Heidi Gibbs becomes first female trainer to win PEI’s storied race in its 60 years.
by Melissa Keith
Prince Edward Island was affected by widespread electrical outages Thursday night after the races, and again before Friday afternoon’s first race went to post at Red Shores Charlottetown. Fortunately, there was no disruption to the Old Home Week racing, and no shortage of power behind the gate in the $60,000 Gold Cup and Saucer final.
Saturday night (Aug. 17), trainer Heidi Gibbs embodied “girl power” in becoming the first female trainer to capture the coveted trophy. “I’m overwhelmed — words can’t even express it,” she said as Mitchell Cushing slowed #6 Rock Diamonds N to a walk in front of the grandstand. “The whole thing has been amazing, from start to finish. I’m absolutely thrilled for our whole team back in Maine, everybody who made it possible for us to get to where we are today.”
Gibbs’ partner of 17 years, Ron Cushing, piloted #2 Bettors Fire N in the final, finishing seventh in the field of eight. “In the race, Louis was launching, trying to make things good for his horse. I did the best I could with mine, thinking about the ones behind us. It’s a great race. It’s just exciting,” he said as he joined his son in the winner’s circle.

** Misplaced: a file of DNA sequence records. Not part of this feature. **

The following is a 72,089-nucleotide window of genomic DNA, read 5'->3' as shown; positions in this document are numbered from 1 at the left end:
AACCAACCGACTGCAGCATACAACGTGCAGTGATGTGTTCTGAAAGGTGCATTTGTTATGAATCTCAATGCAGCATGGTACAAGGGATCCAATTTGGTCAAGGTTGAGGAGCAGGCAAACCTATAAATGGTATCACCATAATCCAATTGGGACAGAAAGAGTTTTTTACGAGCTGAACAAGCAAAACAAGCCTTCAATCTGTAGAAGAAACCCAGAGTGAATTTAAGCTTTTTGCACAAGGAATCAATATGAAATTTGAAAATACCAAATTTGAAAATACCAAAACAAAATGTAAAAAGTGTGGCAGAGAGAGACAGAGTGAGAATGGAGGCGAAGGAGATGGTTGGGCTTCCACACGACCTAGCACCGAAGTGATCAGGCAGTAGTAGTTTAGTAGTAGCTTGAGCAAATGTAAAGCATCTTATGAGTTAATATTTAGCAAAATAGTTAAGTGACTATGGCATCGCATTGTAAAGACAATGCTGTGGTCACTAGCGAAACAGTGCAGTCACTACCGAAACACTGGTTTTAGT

Mitchell Cushing was surrounded by media, friends, fans, and family post-race. He arrived in Charlottetown on Friday, and was impressed by the attendance. “Even when I warmed up they were already yelling! That’s when you start to get the jist of it. It’s pretty cool,” he said.
Rock Diamonds N also noticed the strong crowd and the unusual degree of ceremony that surrounds the event: “He was pretty proud of himself warming up. He warmed up with no equipment on. Going around, bowing his neck right over, ears up — he was putting a show on. He knew what was going on.”
Cushing said his first, triumphant Gold Cup and Saucer drive was anything but expected, even in his own pre-race strategizing. “Most definitely not,” he said with a laugh. “You can only go so fast — only so many people can leave and get a spot.”
“When they left, and there’s three guys leaving hard on the inside, I could’ve maybe snuck a spot inside of Simon (Allard and #4 Somewhere Fancy), in front of Simon, but that’s a tough spot when they’re going that fast,” Mitchell said. “We just took a gamble at it. There was no plan when we took back in the eight hole… You let the horse take over and hopefully it works out.”
Closing from sixth at the three-quarters, Rock Diamonds N advanced rapidly (a :27.4 individual final quarter) through the stretch, hitting the wire one and a third lengths ahead of place finisher #4 Somewhere Fancy (Simon Allard), the 2018 Gold Cup and Saucer champ. Longshot #5 Lisburn (Ken Arsenault) was third.
The race fractions were :26.3/ :54.1/ 1:23.2/ 1:51.4h.
In a successful effort he described as “just driving with reaction,” the younger Cushing credited Rock Diamonds N with handling a half-mile track with authority, a trait the pacer previously displayed with Ron in the bike at Yonkers. “He’s really straight; he doesn’t run in, he doesn’t run out. He’s just a really classy horse. No matter the size of track, it doesn’t bother him —he can ramble.”